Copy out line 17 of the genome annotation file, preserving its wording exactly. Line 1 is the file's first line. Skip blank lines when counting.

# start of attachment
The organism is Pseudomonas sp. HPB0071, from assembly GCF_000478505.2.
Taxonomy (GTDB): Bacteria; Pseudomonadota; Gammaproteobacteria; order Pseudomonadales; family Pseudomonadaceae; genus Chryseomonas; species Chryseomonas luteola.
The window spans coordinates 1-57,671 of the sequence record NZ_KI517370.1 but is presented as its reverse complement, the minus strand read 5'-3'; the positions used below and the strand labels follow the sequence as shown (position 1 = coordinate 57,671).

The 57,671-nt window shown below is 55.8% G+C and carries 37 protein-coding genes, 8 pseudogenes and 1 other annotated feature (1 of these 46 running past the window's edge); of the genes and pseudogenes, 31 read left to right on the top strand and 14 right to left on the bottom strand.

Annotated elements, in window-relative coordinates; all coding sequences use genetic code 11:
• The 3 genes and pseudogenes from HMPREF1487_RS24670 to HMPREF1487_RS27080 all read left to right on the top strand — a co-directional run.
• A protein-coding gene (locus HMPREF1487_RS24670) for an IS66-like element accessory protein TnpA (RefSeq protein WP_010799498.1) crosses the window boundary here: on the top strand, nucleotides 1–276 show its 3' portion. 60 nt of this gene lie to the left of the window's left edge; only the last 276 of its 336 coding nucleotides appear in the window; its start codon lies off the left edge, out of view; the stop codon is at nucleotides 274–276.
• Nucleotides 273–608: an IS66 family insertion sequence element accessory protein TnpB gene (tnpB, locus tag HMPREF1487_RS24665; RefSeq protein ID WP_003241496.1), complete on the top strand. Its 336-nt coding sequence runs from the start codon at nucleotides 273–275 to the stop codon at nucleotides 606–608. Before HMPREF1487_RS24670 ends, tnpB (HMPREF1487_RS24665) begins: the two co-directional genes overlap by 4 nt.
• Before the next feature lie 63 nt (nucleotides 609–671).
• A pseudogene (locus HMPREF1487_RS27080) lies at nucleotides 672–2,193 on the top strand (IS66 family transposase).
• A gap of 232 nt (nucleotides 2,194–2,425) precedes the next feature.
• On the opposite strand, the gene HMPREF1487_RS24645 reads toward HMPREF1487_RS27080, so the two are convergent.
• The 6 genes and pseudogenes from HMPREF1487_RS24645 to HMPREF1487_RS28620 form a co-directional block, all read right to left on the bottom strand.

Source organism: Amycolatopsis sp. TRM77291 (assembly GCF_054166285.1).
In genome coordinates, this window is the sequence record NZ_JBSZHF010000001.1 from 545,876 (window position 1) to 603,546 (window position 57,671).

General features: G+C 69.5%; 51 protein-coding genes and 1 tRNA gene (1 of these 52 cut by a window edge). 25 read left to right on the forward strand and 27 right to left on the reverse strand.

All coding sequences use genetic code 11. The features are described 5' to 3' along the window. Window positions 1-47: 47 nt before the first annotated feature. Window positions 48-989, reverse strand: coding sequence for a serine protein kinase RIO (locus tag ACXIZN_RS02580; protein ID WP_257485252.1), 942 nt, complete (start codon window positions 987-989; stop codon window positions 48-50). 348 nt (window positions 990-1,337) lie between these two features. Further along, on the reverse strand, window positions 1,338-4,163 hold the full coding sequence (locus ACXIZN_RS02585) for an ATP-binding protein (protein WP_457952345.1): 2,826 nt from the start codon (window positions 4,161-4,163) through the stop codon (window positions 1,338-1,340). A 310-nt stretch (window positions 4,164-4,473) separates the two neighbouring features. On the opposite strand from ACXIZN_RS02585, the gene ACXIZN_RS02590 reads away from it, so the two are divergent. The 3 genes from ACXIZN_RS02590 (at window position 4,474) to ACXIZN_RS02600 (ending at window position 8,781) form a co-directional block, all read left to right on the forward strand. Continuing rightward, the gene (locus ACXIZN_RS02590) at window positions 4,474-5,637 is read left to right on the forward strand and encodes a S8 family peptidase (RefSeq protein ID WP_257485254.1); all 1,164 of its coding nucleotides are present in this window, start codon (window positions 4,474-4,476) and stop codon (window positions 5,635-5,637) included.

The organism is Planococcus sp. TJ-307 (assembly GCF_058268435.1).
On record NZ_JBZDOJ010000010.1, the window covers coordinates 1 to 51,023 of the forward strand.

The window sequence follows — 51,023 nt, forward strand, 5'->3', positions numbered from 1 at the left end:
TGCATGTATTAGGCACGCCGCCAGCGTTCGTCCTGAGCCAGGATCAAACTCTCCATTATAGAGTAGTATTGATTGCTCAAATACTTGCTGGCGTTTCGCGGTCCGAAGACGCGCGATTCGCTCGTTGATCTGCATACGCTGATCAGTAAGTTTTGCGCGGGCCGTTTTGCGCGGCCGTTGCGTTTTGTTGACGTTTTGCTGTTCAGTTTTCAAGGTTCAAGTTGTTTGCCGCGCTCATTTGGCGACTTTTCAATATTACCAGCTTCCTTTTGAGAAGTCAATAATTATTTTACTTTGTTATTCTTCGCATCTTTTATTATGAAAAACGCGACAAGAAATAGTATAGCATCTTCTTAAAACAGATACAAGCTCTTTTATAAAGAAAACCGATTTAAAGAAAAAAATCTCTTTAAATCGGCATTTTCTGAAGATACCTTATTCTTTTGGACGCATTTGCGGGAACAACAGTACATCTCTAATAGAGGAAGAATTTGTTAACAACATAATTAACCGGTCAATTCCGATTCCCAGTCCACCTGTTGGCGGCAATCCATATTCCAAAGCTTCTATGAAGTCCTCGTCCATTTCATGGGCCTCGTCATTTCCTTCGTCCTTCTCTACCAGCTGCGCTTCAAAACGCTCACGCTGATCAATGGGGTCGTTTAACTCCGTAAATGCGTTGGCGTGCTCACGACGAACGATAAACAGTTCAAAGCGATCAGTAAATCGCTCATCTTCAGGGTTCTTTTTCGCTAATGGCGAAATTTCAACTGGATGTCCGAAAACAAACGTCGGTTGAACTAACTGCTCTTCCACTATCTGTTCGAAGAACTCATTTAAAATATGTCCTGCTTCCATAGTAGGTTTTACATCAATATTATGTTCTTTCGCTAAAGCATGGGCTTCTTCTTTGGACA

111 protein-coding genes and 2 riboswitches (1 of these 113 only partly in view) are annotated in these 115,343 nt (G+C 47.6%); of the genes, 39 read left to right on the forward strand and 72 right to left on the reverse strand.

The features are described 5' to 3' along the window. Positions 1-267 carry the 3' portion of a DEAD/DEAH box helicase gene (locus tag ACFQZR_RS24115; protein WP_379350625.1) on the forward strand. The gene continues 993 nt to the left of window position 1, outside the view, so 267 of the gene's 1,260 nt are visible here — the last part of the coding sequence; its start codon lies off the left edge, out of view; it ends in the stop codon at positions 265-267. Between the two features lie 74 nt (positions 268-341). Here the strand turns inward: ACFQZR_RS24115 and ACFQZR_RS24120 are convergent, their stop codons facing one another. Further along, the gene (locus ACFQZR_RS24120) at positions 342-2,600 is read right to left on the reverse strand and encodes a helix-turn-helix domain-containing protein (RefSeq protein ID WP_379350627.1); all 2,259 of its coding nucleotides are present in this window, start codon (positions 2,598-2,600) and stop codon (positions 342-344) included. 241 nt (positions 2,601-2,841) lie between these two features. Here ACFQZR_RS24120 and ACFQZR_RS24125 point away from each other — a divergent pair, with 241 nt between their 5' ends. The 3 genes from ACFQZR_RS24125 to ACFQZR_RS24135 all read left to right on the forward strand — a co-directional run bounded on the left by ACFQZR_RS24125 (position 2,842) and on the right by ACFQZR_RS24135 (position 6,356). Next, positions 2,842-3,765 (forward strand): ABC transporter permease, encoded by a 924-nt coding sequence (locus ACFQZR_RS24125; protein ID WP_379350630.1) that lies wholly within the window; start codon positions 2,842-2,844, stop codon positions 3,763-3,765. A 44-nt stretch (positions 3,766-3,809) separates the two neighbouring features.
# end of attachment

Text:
All coding sequences use genetic code 11. The features are described 5' to 3' along the window. Window positions 1-47: 47 nt before the first annotated feature. Window positions 48-989, reverse strand: coding sequence for a serine protein kinase RIO (locus tag ACXIZN_RS02580; protein ID WP_257485252.1), 942 nt, complete (start codon window positions 987-989; stop codon window positions 48-50). 348 nt (window positions 990-1,337) lie between these two features. Further along, on the reverse strand, window positions 1,338-4,163 hold the full coding sequence (locus ACXIZN_RS02585) for an ATP-binding protein (protein WP_457952345.1): 2,826 nt from the start codon (window positions 4,161-4,163) through the stop codon (window positions 1,338-1,340). A 310-nt stretch (window positions 4,164-4,473) separates the two neighbouring features. On the opposite strand from ACXIZN_RS02585, the gene ACXIZN_RS02590 reads away from it, so the two are divergent. The 3 genes from ACXIZN_RS02590 (at window position 4,474) to ACXIZN_RS02600 (ending at window position 8,781) form a co-directional block, all read left to right on the forward strand. Continuing rightward, the gene (locus ACXIZN_RS02590) at window positions 4,474-5,637 is read left to right on the forward strand and encodes a S8 family peptidase (RefSeq protein ID WP_257485254.1); all 1,164 of its coding nucleotides are present in this window, start codon (window positions 4,474-4,476) and stop codon (window positions 5,635-5,637) included.